A few months back I showed you how you can design a distro plate of your own using Autodesk's Fusion 360, the CAD/CAM software which I currently use for my own projects. We also took a look at the process of integrating a reservoir such as Watercool's Heatkiller Tubes into a plate, allowing you to have a plate with a three-dimensional element to it.
A very common request since then has been: 'How does one build a pump into a distro plate?' This is a good question since everybody seems to have their own way of doing it. Not only that, but companies such as Barrow and Bykski have been pushing their stock distro plates very hard over the last six months, many of which now come with mounting options for pumps built in. There's certainly an appeal to wanting the pump integrated into a distro. Not only is the pump an essential part of any regular water-cooling loop, but they can be really quite bulky and impractical, especially so for the large D5 pumps.
Taking the pump and placing it inside a distro plate is a fantastic way of freeing up space within a case. This is great for smaller form factor builds but also for large rigs that might feature multiple loops or multiple pumps. It also comes with the bonus that they can look fantastic since you can have full control over the aesthetic. So let's jump in and have a looksy! I'm going to be demonstrating two simple methods of incorporating first a DDC and then a D5 into a distro plate. By no means are these the only ways to do it, and they're also no doubt less efficient than some other designs. The main benefits are that this method is simple to model and easy to machine - both convenient factors when starting out.
You can download the 3D files made in this tutorial HERE.
I would say the first step before making your own design is to have a look at how manufacturers handle it. Aftermarket pump tops have for a long time been very popular for both D5 and DDC pumps; they replace the stock, injection-moulded parts that both pumps ship with if you choose a basic kit. Nowadays many manufacturers ship pumps as enclosed units with their parts already fitted, such as in the EK DDC and Thermaltake D5 I'm using below. Pump tops really aren't any different to distro plates in how they operate, and as such it's not a bad idea to use them as a reference point for taking measurements. Most, however, will be constructed from a thick block of plastic (a few out there are brass) and machined on different sides to add the inlets and outlets in various positions. However, unless you have access to quite a fancy mill or are making something small, you're likely going to be using a sandwich of two plates like I showed in the distro plate tutorial, so some changes will need to be made.
Taking a look at the two housings we have here, you'll notice that they're largely very similar. Both feature a central inlet, a (mostly) circular cavity in which the pump impeller spins, and then an outlet on the outside of the cavity. There are a couple differences, however, between the two pumps. The D5 is physically larger, requiring a wider diameter and deeper cavity to accommodate the larger impeller, and it also has an O-ring groove in the pump top, whereas the DDC has the O-ring groove in the pump body. This means that for the D5 you will need to remember to add an appropriately sized O-ring groove to the design; the DDC instead requires a smooth, flat surface around the cavity.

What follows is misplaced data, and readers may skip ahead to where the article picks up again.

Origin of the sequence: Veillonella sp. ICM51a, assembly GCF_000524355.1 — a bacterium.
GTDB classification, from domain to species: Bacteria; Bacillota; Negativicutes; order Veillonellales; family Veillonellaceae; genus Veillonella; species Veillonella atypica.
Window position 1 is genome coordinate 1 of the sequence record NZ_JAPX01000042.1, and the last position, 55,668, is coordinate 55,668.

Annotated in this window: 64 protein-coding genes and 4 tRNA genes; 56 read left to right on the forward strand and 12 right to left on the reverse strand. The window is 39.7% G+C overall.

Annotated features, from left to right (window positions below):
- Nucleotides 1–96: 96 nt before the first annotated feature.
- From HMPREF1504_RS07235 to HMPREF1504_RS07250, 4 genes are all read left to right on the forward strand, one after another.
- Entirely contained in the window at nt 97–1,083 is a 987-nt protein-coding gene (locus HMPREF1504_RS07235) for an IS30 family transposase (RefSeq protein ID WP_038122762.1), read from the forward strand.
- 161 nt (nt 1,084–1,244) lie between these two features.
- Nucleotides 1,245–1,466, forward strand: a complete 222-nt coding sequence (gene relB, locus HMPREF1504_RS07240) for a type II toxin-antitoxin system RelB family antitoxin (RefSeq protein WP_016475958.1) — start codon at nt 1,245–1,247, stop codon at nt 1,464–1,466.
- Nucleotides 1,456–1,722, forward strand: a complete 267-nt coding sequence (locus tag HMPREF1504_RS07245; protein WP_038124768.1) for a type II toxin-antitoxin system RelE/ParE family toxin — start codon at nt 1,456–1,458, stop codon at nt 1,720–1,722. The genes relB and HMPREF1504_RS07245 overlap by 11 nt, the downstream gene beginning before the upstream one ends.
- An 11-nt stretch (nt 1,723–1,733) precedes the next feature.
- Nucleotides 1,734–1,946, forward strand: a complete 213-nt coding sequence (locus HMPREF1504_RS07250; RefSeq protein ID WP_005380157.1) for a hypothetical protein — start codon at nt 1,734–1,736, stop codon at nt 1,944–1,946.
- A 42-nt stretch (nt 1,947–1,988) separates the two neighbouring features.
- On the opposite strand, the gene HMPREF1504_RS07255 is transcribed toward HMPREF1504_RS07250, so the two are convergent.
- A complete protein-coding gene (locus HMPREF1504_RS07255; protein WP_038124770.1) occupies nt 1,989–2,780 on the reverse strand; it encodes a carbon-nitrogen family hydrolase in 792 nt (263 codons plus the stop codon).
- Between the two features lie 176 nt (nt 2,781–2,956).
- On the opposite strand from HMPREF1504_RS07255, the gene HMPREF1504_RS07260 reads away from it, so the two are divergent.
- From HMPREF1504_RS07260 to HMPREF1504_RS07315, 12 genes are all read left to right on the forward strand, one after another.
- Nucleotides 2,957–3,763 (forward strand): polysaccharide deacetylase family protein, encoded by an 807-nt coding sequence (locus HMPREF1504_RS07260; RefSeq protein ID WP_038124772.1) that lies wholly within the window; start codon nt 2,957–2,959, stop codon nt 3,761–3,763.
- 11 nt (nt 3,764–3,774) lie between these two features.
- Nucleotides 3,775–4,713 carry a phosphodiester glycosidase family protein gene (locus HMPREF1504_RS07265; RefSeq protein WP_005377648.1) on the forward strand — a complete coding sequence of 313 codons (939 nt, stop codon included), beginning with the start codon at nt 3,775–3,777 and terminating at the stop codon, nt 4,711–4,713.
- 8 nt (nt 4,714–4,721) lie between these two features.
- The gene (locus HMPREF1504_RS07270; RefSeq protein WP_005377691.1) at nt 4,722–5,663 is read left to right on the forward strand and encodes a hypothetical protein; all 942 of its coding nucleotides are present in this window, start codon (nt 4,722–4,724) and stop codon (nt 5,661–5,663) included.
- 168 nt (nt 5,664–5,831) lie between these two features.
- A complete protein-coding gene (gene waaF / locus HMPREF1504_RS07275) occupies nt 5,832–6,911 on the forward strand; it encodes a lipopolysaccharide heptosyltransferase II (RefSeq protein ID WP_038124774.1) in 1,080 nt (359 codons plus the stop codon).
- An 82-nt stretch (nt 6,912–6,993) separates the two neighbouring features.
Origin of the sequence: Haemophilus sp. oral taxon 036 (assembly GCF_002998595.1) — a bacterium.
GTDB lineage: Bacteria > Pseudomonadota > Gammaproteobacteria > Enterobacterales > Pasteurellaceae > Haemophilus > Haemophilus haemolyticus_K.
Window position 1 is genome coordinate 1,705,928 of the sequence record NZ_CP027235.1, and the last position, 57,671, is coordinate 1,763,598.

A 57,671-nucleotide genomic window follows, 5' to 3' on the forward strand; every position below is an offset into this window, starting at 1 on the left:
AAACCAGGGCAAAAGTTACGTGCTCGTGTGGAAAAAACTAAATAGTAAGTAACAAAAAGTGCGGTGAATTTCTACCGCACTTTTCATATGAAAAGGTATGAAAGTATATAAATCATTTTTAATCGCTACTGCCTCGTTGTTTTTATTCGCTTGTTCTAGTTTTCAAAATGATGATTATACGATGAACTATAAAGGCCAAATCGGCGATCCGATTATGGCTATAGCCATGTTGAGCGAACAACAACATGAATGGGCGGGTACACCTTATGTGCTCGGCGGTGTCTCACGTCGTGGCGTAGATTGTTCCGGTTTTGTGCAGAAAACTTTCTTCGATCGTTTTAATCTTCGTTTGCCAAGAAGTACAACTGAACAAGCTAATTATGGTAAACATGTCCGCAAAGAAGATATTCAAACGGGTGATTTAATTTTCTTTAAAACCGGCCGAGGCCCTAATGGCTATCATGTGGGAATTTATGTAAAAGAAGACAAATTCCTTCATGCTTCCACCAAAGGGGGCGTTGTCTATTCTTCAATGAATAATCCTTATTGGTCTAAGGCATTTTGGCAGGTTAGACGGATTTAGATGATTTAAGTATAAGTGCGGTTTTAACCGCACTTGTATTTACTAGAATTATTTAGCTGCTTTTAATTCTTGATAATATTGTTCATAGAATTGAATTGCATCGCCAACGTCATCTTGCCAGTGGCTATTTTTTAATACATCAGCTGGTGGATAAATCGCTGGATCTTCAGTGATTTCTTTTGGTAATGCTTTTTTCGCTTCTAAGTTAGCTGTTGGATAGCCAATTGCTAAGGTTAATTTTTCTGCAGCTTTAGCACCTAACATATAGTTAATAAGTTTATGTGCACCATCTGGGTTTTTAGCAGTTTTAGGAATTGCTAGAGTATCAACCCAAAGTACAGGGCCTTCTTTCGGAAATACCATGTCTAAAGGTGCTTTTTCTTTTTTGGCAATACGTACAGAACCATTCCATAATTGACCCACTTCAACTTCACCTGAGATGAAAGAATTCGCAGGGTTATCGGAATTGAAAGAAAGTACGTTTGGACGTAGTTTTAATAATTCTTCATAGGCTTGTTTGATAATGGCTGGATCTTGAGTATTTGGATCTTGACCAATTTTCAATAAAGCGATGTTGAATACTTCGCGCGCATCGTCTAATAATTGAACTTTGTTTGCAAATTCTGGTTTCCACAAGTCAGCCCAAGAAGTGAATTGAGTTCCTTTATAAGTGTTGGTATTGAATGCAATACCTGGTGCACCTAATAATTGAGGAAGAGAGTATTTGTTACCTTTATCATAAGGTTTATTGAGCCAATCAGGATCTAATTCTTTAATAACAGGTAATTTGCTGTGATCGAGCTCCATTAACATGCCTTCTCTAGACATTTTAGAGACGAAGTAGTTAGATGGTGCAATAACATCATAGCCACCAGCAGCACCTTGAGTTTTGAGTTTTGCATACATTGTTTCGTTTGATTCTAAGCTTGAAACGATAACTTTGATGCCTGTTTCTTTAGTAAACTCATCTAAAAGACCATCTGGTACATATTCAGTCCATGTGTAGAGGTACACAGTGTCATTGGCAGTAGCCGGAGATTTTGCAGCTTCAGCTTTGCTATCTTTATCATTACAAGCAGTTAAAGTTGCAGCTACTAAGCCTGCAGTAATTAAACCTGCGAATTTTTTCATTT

A big point to consider also is how the pumps themselves mount into their pump tops. The DDC comes in a housing that screws into the pump top, providing a tight seal. Since DDCs are air-cooled (the D5 is cooled by the liquid in the loop), I would suggest opting for one that has a heatsink housing like this EK one we're using. To mount a DDC pump like this one, you only need four threaded screw holes - very simple indeed. The D5, however, is a bit more complex. D5s typically ship without any housing at all beyond the basic unit; anything around the pump itself is usually an extra. Usually you purchase them without any housing, with a basic factory one or with a third-party kit installed already.
A lot of D5 pump tops use different methods to hold the pump in place. This Thermaltake pump kit uses a screw-on retention ring, which is similar to how the current EK and Bitspower tops function too. By screwing the housing down onto a thread cut into the top, it compresses the internal O-ring, providing a tight seal. A popular method that used to be used by EK (and that is still popular for square-shaped tops) is using a retention bracket instead. This is exactly the same principle, only instead of screwing the bracket into a large thread, it uses screws to compress it all, just like with a regular water block. Personally I prefer this method, mostly because I've had a couple times where I screwed in a pump without thinking, only to notice too late that it was rotated in the wrong direction, meaning I couldn't access the speed control on the back. Naturally with a PWM pump that's a moot point, but eh, I like them.
While the screw method is possible to do for a plate, you'll find that most who use it actually have it on a separate piece of material that then attaches to a distro plate, effectively like mounting a pump top to a plate. Otherwise you would have to remove an awful lot of material so that you can have that protruding thread.
May 15 2020 | 11:00